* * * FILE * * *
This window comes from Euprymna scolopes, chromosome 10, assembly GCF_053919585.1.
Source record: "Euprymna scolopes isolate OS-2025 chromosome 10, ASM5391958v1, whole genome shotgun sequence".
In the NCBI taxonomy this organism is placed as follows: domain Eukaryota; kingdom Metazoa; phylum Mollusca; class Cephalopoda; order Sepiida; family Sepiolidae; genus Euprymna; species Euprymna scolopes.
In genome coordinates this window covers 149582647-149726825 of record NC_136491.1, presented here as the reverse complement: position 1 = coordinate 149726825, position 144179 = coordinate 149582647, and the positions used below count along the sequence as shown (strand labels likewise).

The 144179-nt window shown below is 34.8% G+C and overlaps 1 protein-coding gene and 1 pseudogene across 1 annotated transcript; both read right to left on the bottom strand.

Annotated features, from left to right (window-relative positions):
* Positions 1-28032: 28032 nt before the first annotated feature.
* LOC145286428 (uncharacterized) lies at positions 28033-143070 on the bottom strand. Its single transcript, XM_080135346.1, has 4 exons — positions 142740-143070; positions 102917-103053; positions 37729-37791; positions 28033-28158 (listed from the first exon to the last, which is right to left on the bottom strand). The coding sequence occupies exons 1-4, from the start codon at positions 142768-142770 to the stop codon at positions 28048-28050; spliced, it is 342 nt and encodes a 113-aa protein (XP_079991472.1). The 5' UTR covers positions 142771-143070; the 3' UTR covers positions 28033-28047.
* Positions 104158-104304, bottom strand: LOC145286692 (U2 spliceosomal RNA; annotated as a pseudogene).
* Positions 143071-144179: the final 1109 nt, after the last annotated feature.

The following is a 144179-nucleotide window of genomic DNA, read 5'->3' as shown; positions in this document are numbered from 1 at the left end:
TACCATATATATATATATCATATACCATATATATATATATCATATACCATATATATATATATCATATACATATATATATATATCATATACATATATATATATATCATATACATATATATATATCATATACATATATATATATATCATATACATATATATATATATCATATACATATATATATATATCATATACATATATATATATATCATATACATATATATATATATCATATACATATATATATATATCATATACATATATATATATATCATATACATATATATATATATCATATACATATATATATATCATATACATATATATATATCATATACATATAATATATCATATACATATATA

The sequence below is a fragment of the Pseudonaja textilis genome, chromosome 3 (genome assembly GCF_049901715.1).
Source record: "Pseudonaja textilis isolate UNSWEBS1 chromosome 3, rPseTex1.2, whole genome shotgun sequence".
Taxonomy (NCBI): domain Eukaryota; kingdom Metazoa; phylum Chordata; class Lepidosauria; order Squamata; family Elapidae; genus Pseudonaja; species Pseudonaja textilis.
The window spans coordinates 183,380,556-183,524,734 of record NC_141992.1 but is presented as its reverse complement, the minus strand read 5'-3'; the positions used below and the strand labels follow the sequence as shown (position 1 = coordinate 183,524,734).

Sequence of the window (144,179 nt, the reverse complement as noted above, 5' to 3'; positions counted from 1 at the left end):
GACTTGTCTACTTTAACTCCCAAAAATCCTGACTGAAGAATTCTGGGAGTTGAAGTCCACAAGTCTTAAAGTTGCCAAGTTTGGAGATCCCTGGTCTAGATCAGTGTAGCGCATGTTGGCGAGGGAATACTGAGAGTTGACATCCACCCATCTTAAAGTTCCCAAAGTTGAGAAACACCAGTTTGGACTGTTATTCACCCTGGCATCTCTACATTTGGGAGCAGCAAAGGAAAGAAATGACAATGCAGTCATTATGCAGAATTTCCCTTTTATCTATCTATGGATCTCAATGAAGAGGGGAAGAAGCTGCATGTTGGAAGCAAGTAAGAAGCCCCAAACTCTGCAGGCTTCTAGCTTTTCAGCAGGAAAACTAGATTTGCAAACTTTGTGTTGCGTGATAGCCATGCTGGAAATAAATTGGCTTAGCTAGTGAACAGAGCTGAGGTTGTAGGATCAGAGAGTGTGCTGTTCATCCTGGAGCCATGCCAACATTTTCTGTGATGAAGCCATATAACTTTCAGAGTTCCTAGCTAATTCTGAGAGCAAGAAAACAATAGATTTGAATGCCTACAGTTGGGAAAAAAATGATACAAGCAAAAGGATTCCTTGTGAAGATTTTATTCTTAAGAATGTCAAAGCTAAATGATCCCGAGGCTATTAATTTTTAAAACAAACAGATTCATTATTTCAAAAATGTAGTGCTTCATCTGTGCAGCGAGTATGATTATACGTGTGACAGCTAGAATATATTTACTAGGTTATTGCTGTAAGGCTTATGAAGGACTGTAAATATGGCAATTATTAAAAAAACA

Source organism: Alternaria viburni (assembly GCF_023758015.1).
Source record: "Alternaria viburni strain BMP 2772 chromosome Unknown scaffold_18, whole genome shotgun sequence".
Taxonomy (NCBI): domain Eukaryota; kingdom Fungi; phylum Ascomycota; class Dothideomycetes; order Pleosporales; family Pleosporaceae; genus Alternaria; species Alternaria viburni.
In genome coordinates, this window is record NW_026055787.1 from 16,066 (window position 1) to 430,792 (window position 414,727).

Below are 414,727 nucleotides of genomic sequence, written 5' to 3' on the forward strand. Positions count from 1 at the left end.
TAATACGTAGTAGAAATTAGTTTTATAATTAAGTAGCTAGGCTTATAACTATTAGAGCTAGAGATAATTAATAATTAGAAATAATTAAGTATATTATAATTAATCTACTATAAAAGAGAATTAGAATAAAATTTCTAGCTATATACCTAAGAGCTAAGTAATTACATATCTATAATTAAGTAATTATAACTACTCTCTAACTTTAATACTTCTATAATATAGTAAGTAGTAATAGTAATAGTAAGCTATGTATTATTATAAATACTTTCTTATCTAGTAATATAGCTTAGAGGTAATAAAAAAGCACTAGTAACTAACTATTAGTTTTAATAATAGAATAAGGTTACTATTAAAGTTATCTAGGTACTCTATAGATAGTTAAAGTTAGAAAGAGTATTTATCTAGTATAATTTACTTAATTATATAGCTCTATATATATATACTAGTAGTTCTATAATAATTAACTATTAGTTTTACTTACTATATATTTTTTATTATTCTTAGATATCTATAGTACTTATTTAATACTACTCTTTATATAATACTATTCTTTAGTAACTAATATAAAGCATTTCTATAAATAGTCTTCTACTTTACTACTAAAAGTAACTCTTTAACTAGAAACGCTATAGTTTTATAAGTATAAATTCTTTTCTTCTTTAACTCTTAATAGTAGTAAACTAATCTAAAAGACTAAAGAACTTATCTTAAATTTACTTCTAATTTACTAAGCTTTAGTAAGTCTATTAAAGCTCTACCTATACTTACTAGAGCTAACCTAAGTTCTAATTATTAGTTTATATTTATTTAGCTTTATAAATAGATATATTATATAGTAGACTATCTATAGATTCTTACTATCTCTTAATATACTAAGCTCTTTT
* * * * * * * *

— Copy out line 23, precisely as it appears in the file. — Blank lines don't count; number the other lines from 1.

Below are 414,727 nucleotides of genomic sequence, written 5' to 3' on the forward strand. Positions count from 1 at the left end.